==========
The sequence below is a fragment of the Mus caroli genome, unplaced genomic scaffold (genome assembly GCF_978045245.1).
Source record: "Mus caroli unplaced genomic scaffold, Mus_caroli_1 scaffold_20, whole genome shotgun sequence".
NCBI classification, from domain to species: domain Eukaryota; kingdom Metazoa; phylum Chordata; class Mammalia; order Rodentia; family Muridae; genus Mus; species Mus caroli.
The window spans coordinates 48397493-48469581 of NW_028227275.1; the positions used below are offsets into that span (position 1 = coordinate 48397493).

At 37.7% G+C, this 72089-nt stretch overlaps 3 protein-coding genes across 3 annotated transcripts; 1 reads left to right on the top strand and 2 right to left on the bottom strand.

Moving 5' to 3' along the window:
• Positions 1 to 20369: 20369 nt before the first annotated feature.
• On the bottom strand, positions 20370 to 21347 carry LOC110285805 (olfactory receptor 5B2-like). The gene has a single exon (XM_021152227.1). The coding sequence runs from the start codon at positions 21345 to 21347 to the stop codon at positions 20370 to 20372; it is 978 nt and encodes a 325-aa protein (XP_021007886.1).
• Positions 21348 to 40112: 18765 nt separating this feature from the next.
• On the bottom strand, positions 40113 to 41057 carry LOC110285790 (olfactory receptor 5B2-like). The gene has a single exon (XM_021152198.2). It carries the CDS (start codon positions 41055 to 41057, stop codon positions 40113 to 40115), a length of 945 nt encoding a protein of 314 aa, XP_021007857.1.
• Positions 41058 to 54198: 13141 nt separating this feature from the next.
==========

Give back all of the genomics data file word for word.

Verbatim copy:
The sequence below is a fragment of the Mus caroli genome, unplaced genomic scaffold (genome assembly GCF_978045245.1).
Source record: "Mus caroli unplaced genomic scaffold, Mus_caroli_1 scaffold_20, whole genome shotgun sequence".
NCBI classification, from domain to species: domain Eukaryota; kingdom Metazoa; phylum Chordata; class Mammalia; order Rodentia; family Muridae; genus Mus; species Mus caroli.
The window spans coordinates 48397493-48469581 of NW_028227275.1; the positions used below are offsets into that span (position 1 = coordinate 48397493).

At 37.7% G+C, this 72089-nt stretch overlaps 3 protein-coding genes across 3 annotated transcripts; 1 reads left to right on the top strand and 2 right to left on the bottom strand.

Moving 5' to 3' along the window:
• Positions 1 to 20369: 20369 nt before the first annotated feature.
• On the bottom strand, positions 20370 to 21347 carry LOC110285805 (olfactory receptor 5B2-like). The gene has a single exon (XM_021152227.1). The coding sequence runs from the start codon at positions 21345 to 21347 to the stop codon at positions 20370 to 20372; it is 978 nt and encodes a 325-aa protein (XP_021007886.1).
• Positions 21348 to 40112: 18765 nt separating this feature from the next.
• On the bottom strand, positions 40113 to 41057 carry LOC110285790 (olfactory receptor 5B2-like). The gene has a single exon (XM_021152198.2). It carries the CDS (start codon positions 41055 to 41057, stop codon positions 40113 to 40115), a length of 945 nt encoding a protein of 314 aa, XP_021007857.1.
• Positions 41058 to 54198: 13141 nt separating this feature from the next.